Forcing Bulbs Indoors
So, you know about Fall Bulbs: bright Daffodils, fragrant Hyacinths, adorable Crocus, and of course the rainbow of colours in the Tulip family! All of these stunning spring bloomers need 12 to 16 weeks of cold temperatures (aka fall and winter) which is why they’re available in September to be planted before the ground freezes. But that’s a long time to wait and the winter months can be so dreary, if only there was an earlier way to enjoy these beautiful flowers…oh wait, there is!
What is “Forcing” Bulbs?
The term “forcing” is used to describe the process of stimulating a plant to flower outside of its natural blooming season, sometimes weeks or even months ahead of schedule. For Fall Bulbs, this process is achieved by inducing a cold period — essentially, you’re tricking your bulbs into thinking that it’s April when it’s really December or January!
Why Should I “Force” Fall Bulbs?
Well, because they’re pretty! They’re a great way to brighten up a chilly winter day, and they make great holiday or mid-winter gifts for anyone who needs a little pick-me-up.
Note: Forcing bulbs is purely by choice. Plant your bulbs in the garden as usual and you’ll still be able to enjoy them come spring!
Do I Need Special or Expensive Equipment?
No! All you need for this process are bulbs (obviously), pots that are at least 6 inches deep and ideally with drainage holes, and a spot to keep them cold like a spare refrigerator or unheated garage. You can use pot covers or other clean containers that do not have any outlets for drainage, but you’ll have to add a layer of stones to the bottom and be very careful when watering most of your bulbs.
Do I Need a Separate Pot for Each Bulb?
No! Depending on the size of your pot and the type of bulb, you can place several together for a more lush display. You can even try layering different varieties in the same pot: tiny Crocus bulbs fit nicely overtop larger Tulips and Daffodils!
When Should I Start?
Each bulb species has its own timeframe when it comes to minimum cooling periods, plus an additional 2 to 4 weeks before flowers start to appear. Use the chart below to check your varieties’ individual cooling times:
Bulb Type Cooling Time (add 2 to 4 weeks for flowering)
Hyacinth 11 to 13 weeks
Narcissus (Daffodil) 12 to 15 weeks
Tulip 13 to 17 weeks
Crocus 14 to 15 weeks
Muscari (Grape Hyacinth) 14 to 15 weeks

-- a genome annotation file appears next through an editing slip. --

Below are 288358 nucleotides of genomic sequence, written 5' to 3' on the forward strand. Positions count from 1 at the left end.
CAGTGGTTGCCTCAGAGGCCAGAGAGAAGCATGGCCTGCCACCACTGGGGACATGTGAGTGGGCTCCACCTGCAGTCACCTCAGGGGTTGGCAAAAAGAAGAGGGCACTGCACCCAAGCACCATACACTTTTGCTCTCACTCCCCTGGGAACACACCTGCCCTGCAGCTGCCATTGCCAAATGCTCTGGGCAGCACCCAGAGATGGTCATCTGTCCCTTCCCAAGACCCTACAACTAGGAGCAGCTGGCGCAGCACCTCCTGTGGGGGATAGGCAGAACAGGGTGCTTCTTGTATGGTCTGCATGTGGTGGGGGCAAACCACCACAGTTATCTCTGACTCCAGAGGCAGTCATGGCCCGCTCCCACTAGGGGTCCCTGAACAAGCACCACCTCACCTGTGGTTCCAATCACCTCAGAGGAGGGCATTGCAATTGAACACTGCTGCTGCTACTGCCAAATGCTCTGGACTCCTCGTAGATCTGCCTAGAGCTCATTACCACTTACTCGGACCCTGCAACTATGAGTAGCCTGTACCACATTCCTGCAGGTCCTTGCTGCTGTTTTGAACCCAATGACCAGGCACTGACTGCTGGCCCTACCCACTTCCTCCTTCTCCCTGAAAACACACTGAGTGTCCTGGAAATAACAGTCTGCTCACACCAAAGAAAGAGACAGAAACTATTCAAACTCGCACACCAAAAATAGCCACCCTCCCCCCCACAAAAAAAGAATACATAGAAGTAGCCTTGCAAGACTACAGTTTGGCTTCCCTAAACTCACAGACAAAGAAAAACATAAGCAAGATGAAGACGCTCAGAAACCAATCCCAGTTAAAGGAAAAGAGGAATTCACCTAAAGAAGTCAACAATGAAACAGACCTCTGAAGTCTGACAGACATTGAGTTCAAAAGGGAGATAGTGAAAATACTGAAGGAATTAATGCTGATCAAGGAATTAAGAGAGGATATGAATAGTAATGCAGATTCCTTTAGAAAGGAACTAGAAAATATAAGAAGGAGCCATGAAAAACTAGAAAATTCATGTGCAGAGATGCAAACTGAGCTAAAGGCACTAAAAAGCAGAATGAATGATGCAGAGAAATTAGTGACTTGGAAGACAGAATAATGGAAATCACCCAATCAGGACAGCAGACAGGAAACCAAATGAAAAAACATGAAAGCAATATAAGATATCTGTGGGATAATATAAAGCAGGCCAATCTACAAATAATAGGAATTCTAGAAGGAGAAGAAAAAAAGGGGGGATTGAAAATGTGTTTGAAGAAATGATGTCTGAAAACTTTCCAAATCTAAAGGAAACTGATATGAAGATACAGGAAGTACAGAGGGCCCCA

So if you’re hoping to have Hyacinths blooming in time to give them as a Christmas gift, you’ll need to start the cooling process around mid-September. Fall bulbs can also “chill out” beyond their minimum cooling times, so you could have a running rainbow of blooms to enjoy through the winter!
How Do I Start?
1) Fill your pots with moist potting soil and plant your bulbs to their appropriate depth – check your packages for individual needs. Pre-moistening your soil means you don’t need to water your pots right after planting.
Note: Some bulbs can grow beautifully in just water! Use special Hyacinth vases to grow their fragrant blooms, or place Paper Whites in decorative stones to hold them upright. Be sure to keep the water level just below the bulb so that the bulb doesn’t rot and the roots can search for water.
2) Place your pots in a cool, dark environment that does not freeze, like a spare refrigerator or unheated garage. Your bulbs will need to stay chilled at around 9°C (50°F) for anywhere from 11 to 17 weeks (see that handy chart for help on timing).
3) Your pots will need to be watered periodically during their cooling times, but not to the point of being soggy. Check your pots at least once a week and water as needed.
4) Once you see pale shoots start to emerge it’s time to (slowly) introduce your bulbs to light and warmth. Place them in a cool but bright area, away from any heat sources, for 2 or 3 weeks and then slowly increase their exposure to sunlight and warm temperatures.
5) Your bulbs should start blooming a few weeks after coming out of their chill zones – enjoy!
6) After flowering, cut the flower stems and place your pots in direct sunlight; allow the foliage to keep growing until it naturally begins to yellow and die back. Do not pull the leaves off! As the plant withers (totally natural, trust the process) store your potted bulbs in a cool, dry area until late summer or early fall when you can plant them in the garden.